The PSAT/NMSQT offers a double opportunity, one for each part of its name. On the one hand, students get to experience a Preliminary SAT (PSAT) in a real, proctored test environment, complete with challenging time limits and perhaps test anxiety. The scores students receive from their PSATs can help them calibrate their review when preparing for standardized tests required as part of the college application process—the SAT and the ACT. On the other hand, there is the “NMSQT” aspect of the exam to consider—the National Merit Scholarship Qualifying Test. Success on the PSAT can do more than presage success on the SAT; it can allow students to begin the process of being named prestigious National Merit Scholars. Financial aid from colleges and universities often accompanies the great honor that comes with being named a National Merit Scholar, a designation that can remain significant on one’s resume as well as add a special feature to one’s college applications.
The PSAT’s Critical Reading section can turn out to be the most trying part of the test for students to whom reading does not come easily. Altogether, forty-eight Critical Reading questions are asked on each exam; thirteen of these questions are Sentence Completion questions, while thirty-five are Passage-Based Reading questions.
The presence of Sentence Completion questions may surprise students, especially those more familiar with the ACT than the SAT. Whereas the ACT’s Reading section only asks passage interpretation questions, the PSAT’s Critical Reading test lines up neatly with the SAT’s, which also includes Sentence Completion questions. This makes PSAT scores a particularly valuable resource in preparing to take the SAT, as one can see whether one should spend time focusing on one question type, the other, or both. Each Sentence Completion question presents the test-taker with a sentence that is missing one word, and five answer choices that each represent a word that might be inserted into the sentence. To correctly answer the question, the test-taker must select the word that best completes the sentence. The use of the word “best” may represent unwanted ambiguity for many students: what if multiple answer choices seem to make sense in the sentence? How are they to narrow it down to a single “best” choice? Certain Sentence Completion questions hinge on subtle shades of tone and connotation, meaning that it is important to practice differentiating between words and paying attention to the contexts in which they are appropriately used as you prepare for your PSAT.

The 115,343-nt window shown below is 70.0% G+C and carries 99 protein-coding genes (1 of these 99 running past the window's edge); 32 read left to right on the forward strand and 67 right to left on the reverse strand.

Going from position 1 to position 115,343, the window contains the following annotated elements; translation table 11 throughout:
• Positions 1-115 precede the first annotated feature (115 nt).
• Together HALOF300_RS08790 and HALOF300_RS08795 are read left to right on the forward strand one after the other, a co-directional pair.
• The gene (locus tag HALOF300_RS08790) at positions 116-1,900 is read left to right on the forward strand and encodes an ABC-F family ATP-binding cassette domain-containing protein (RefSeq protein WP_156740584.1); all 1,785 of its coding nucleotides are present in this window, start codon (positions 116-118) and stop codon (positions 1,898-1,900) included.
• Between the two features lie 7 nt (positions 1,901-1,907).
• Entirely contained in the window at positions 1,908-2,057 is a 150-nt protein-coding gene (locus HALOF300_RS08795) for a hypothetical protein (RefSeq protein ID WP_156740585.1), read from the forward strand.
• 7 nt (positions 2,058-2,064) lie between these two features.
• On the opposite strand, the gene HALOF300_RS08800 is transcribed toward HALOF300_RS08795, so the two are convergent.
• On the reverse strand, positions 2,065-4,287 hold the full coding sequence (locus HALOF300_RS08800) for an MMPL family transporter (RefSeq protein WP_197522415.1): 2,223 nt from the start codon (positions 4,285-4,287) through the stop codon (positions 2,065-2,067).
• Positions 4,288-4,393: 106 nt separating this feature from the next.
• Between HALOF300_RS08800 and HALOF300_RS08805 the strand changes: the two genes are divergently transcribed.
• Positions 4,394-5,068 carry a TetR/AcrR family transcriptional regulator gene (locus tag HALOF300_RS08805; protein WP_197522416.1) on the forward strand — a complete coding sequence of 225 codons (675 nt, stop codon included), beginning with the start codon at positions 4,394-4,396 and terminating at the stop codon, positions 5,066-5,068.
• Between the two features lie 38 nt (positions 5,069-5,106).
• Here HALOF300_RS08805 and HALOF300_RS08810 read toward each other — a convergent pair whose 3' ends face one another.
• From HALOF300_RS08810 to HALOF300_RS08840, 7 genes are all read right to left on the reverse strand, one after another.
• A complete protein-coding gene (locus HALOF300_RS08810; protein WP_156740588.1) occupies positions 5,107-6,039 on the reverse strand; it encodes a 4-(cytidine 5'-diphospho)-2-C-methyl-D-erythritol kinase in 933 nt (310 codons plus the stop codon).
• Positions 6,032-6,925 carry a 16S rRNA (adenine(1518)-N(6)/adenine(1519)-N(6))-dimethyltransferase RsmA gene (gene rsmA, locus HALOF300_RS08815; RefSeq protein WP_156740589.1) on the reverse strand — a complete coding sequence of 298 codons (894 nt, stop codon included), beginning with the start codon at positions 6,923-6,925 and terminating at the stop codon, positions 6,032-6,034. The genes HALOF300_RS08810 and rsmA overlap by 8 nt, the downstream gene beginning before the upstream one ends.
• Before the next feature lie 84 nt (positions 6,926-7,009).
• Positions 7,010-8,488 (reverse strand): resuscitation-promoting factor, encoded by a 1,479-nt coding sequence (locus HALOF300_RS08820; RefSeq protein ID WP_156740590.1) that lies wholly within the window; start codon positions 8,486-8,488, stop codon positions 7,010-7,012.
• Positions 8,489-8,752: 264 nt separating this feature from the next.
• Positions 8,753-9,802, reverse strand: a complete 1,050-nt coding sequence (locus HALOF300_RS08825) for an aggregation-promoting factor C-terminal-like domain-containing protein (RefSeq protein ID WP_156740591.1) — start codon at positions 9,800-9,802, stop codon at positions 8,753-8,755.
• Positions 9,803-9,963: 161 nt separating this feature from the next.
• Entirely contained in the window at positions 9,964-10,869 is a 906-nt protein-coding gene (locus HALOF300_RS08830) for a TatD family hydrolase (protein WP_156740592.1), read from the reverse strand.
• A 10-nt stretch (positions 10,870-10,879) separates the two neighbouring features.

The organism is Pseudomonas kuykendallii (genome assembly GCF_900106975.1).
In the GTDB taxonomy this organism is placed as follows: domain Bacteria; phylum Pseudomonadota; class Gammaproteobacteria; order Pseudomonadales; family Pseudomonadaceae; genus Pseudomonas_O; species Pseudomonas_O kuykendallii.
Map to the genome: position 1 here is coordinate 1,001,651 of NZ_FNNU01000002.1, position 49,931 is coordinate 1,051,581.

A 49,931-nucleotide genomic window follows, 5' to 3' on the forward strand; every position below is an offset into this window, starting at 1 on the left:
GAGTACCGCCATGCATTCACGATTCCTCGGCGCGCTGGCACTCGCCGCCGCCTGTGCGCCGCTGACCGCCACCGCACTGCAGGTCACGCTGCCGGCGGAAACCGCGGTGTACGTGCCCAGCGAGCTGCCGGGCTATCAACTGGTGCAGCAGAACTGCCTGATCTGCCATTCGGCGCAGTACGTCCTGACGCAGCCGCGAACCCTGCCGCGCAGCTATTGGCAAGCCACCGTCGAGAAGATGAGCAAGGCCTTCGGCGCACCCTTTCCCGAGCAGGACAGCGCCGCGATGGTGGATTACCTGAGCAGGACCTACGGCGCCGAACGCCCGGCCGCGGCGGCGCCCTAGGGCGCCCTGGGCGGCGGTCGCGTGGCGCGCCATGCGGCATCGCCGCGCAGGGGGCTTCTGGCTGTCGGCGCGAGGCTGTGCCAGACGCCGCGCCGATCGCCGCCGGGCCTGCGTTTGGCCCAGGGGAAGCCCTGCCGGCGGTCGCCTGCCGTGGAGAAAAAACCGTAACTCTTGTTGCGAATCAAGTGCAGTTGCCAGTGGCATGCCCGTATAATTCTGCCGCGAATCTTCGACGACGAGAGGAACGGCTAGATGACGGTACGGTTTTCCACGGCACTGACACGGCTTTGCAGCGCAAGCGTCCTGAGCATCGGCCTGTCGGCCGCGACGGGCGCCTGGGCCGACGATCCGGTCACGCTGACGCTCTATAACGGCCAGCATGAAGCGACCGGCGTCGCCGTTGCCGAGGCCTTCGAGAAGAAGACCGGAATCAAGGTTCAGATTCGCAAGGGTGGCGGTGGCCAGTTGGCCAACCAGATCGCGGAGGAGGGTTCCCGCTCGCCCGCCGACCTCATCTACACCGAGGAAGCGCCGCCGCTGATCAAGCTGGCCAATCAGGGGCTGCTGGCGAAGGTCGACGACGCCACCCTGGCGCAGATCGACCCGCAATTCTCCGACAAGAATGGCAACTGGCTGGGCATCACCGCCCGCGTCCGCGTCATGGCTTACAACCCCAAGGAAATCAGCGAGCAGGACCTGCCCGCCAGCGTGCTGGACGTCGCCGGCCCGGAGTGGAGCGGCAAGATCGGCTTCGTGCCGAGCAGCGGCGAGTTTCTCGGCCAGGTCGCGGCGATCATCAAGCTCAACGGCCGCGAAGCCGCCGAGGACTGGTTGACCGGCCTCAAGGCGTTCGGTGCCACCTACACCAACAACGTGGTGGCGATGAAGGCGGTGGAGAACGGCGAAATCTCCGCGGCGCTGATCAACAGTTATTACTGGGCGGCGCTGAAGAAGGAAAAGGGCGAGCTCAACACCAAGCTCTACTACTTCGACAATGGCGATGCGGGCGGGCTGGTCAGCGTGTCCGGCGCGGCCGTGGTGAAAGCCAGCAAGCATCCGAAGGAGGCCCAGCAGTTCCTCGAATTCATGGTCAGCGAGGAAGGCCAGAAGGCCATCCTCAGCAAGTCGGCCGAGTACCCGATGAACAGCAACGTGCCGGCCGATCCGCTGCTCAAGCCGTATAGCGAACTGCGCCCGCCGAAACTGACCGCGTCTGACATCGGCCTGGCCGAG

The other question type, Passage-Based Reading, forms the majority of the PSAT Critical Reading section. These questions are associated with a provided prose passage of varying lengths; you might see passages as short as one hundred words, the length of a short paragraph, and as long as eight hundred and fifty words, roughly the equivalent of three to four pages of a published paperback. The passage may be an excerpt from literary fiction, or it may concern topics in humanities, the natural sciences, or the social sciences. Expect to see a wide variety of disparate passages on your PSAT; don’t assume that if you can understand novel excerpts well that you are fully prepared for this section! Furthermore, each PSAT Critical Reading section includes a pair of passages that students are asked to analyze together, often in terms of comparing and contrasting their content and style. No matter what passages are asked about, Passage-Based Reading questions may be relatively straightforward and ask students about the main idea, supporting ideas, and details of the passage; on the other hand, they may require students to make inferences, identify causes and effects, and correctly describe tone, purpose in context, and analyze the passage in other ways. Expect a variety of questions of different types and difficulties to appear on any one exam.
If you are concerned about your ability to answer either of these question types when taking the PSAT, Varsity Tutors’ free PSAT Critical Reading resources can help you review in an efficient and effective manner. In particular, if you are struggling with one question type or a particular concept, our PSAT Critical Reading Help page can provide you with tools to investigate and master your weakest areas of understanding. On the PSAT Critical Reading Help page, you will find PSAT Critical Reading content broken down by question type and concept tested. You can select the category on which you want to focus, however broad or narrow it may be. You can then read through model problems complete with revealed answers and full explanations and take note of any patterns or recommended approaches used in solving the questions correctly. After working through some of these model problems with the help of the explanations, you try answering some problems in the same category on your own by taking some of our free PSAT Critical Reading practice tests and diagnostics. Reach for your best possible scores on the PSAT with the help of Varsity Tutors’ free PSAT resources!